Apache's discovery wells off Australia hit milestones

The Julimar Southeast-1 discovery on Australia's Northwest Shelf logged 195 ft (59 m) of net pay across five intervals of the Triassic Mungaroo Sandstone, Apache Corp. says.

Offshore staff

HOUSTON -- The Julimar Southeast-1 discovery on Australia's Northwest Shelf logged 195 ft (59 m) of net pay across five intervals of the Triassic Mungaroo Sandstone, Apache Corp. says.

Apache now has drilled five gas discoveries on license WA-356-P, including Julimar-1, Julimar East-1, Brunello-1, and Brulimar-1.

The latest discovery, which was not tested, was drilled in 502 ft (153 m) of water about 1.9 mi (3.1 km) from Julimar-1, which logged 132 ft (40 m) of net pay and test-flowed a combined 85 MMcf/d (2.4 MMcm/d) from two zones.

"Julimar Southeast-1 encountered both the stratigraphically oldest and structurally deepest gas pay in the field to date," says G. Steven Farris, Apache's president and CEO. "Two additional wells are planned on the block in 2008, and we believe the ultimate size of this gas accumulation could be in the range of 2 to 4 tcf."

Apache owns a 65% interest in the block; Kufpec owns the remaining interest.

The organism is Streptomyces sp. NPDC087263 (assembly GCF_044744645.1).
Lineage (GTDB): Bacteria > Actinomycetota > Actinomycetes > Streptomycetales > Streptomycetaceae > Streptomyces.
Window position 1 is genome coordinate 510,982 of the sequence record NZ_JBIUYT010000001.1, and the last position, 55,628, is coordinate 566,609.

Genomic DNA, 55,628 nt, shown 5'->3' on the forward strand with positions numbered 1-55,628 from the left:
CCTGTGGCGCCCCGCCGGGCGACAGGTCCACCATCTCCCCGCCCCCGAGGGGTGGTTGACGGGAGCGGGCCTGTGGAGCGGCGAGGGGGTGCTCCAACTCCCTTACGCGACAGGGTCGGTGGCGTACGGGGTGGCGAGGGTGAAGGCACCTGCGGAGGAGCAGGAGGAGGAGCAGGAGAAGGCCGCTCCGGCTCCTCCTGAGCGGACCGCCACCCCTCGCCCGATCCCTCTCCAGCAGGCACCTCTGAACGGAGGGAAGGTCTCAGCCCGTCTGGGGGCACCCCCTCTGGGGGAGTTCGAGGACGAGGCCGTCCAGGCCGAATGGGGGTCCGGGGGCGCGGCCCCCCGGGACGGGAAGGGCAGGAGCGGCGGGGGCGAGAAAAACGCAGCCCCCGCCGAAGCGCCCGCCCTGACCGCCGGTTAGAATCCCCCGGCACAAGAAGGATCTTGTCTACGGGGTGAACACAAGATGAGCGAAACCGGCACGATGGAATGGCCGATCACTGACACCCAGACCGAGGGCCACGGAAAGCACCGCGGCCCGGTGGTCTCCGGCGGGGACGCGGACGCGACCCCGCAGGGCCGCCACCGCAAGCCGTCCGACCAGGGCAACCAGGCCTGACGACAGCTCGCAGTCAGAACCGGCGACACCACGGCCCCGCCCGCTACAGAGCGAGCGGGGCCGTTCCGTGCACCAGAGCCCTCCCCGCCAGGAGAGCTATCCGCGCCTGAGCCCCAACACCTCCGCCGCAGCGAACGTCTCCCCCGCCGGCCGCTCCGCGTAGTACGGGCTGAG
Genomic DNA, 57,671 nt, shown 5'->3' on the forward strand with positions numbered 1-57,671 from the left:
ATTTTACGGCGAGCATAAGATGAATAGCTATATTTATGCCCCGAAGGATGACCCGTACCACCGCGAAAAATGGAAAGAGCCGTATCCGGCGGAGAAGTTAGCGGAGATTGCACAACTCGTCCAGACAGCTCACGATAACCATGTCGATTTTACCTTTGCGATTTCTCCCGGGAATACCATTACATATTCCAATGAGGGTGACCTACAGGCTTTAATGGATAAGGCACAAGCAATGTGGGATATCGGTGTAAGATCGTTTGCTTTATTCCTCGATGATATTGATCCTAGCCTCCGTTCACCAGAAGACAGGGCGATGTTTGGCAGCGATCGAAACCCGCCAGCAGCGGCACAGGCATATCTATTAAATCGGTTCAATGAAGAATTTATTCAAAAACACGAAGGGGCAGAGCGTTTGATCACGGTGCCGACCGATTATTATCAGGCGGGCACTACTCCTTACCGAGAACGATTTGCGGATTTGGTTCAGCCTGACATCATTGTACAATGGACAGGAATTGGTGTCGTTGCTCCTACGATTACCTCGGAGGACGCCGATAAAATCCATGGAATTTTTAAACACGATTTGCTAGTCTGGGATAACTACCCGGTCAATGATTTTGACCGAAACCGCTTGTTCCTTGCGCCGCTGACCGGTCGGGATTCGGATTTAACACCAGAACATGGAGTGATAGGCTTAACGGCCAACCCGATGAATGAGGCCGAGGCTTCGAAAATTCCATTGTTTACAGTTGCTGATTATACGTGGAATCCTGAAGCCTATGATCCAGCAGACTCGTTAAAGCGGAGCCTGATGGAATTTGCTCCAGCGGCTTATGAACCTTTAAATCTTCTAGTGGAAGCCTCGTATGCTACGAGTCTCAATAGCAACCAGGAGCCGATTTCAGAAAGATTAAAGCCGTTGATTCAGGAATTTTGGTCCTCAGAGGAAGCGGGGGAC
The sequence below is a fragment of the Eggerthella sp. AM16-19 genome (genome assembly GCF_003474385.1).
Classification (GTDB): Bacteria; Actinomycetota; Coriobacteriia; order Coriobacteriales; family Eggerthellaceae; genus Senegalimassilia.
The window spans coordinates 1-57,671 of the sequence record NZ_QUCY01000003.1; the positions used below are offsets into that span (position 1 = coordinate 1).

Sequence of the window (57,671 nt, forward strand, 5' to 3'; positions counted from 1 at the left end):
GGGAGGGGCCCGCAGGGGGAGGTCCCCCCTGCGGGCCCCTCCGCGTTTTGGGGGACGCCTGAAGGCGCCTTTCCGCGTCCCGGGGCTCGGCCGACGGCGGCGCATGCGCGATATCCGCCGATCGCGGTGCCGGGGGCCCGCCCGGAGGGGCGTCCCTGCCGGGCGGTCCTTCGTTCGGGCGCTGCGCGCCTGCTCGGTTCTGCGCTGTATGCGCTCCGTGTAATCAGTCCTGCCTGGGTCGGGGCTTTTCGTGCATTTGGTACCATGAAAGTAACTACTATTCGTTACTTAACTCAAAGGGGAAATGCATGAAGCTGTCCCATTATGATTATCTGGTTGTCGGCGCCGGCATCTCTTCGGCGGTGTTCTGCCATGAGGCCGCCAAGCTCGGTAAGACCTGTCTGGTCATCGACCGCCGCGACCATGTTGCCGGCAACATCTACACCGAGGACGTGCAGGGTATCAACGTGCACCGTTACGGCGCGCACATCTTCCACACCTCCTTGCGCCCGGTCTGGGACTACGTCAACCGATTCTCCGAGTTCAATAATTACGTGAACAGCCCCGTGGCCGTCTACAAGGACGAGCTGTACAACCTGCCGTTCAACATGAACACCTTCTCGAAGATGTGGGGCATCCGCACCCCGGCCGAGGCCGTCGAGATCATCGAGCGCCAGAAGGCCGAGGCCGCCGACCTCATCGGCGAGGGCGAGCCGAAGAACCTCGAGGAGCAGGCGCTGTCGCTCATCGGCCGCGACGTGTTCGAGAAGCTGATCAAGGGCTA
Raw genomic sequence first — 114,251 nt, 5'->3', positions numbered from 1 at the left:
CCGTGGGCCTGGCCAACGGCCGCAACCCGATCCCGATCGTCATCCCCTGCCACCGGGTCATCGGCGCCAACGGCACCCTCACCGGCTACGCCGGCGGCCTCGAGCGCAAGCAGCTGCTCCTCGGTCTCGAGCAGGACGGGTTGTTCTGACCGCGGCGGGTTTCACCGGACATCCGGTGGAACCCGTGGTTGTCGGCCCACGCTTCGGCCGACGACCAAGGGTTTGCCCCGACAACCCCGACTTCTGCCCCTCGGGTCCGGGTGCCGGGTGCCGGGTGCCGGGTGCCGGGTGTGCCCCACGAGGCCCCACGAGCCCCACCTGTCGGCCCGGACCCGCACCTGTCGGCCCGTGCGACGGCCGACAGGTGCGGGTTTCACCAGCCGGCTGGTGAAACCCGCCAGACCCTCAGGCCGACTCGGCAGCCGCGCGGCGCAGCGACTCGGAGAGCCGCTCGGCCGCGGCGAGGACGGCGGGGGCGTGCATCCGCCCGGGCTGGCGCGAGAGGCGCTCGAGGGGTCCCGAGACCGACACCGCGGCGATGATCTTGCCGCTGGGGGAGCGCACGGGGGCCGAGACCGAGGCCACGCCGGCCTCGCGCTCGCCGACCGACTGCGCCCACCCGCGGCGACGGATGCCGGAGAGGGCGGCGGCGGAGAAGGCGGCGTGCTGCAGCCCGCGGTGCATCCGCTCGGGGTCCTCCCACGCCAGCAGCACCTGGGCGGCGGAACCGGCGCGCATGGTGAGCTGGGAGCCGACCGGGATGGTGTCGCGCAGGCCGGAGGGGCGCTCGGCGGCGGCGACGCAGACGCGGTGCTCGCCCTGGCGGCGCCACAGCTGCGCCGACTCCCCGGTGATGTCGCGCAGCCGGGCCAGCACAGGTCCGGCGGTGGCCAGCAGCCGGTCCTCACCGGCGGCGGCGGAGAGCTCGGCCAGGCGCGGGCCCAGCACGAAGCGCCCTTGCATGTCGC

Apache also announced that the Halyard-1 discovery test-flowed at a peak rate of 68 MMcf/d (1.9 MMcm/d) of gas and 936 b/d of condensate from 91 ft (28 m) of net gas pay in the Cretaceous Halyard sandstone.

The Halyard-1 discovery was drilled in 366 ft (112 m) of water in WA-13-L, the same production license as the Apache-operated East Spar field. Apache owns a 55% interest in the block, Santos owns the remaining interest. Apache says the discovery is on trend with its John Brookes field, which is producing 240 MMcf/d (6.8 MMcm/d) of gas from three wells.

The test was conducted on 54 ft (16 m) of perforations in two intervals beginning at a measured depth of 8,525 ft (2,598 m). The test was constrained by the capacity of surface equipment.

04/08/2008

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